(former Sonics/Bucks/Knicks fixture Vin Baker — who knows how his career might’ve been extended by a few extra hours in bed?)

Maybe Allen Iverson was onto something after all?   The morning shootaround “may soon be extinct, another dusty exhibit in basketball history, next to the peach basket, the two-handed set shot and John Stockton™s short shorts,” writes the New York Times’ Howard Beck, of a growing trend amongst NBA clubs to prioritize sleep.

Three teams ” the Celtics, the San Antonio Spurs and the Portland Trail Blazers ” have dropped the morning shoot-around. The Knicks now hold them only for road games. The Denver Nuggets dropped them last week. The Washington Wizards are experimenting without them, though only in spots.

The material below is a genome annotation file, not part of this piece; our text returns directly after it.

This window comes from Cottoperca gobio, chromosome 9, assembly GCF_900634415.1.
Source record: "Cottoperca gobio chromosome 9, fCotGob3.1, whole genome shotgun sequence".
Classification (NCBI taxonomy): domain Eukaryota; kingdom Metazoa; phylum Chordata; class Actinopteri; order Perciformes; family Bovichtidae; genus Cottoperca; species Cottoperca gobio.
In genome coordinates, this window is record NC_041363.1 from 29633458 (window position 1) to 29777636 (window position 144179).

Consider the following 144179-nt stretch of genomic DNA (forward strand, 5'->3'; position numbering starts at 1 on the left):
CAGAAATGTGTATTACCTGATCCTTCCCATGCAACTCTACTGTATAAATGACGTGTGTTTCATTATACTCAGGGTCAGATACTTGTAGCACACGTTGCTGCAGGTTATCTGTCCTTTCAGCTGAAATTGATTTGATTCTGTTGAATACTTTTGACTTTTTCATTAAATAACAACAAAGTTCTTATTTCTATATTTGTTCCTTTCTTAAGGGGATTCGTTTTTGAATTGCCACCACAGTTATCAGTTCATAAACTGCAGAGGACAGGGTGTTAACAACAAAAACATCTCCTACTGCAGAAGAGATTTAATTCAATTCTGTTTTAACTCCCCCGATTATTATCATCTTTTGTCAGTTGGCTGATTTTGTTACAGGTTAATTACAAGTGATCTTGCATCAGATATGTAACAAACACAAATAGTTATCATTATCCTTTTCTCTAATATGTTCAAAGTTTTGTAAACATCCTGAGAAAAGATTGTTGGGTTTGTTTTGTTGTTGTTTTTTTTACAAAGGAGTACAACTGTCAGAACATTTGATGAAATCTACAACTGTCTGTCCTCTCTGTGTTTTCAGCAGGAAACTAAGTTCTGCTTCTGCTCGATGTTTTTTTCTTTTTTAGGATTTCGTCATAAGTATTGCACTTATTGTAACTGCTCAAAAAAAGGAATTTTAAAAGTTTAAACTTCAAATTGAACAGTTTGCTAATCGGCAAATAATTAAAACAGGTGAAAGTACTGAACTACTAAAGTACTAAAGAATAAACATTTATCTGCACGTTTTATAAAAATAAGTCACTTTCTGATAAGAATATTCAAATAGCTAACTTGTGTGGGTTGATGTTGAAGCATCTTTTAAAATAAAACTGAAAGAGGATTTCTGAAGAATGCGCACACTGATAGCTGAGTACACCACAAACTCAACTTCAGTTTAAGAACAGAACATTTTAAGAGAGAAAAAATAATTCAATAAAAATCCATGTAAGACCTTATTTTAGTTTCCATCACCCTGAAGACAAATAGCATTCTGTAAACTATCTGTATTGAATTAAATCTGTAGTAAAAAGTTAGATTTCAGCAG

A growing interest in sleep science ” and a recognition that players need more time to recharge ” is fueling the trend. Simply speaking, N.B.A. players often fail to get enough sleep.

The typical night game ends at about 10 p.m. By the time players shower, dress and speak with the news media, it is close to 11 p.m. They are usually famished, so everyone eats a late dinner. Even the most conservative players ” those who do not frequent nightclubs ” will not get to sleep until at least 2 a.m. If the team is traveling, players may not reach their hotel until 3 a.m.

For a shoot-around or practice that starts at 10 a.m., players have to arrive as early as 9 a.m. to lift weights, receive treatment or be taped.

œIf you go three, four, five days in a row with less than six hours of sleep, your reaction time is comparable to that of someone legally drunk, Celtics coach Doc Rivers said. œYou™re trying to play a basketball game where just a 10th of second, a degree off, throws your whole game off.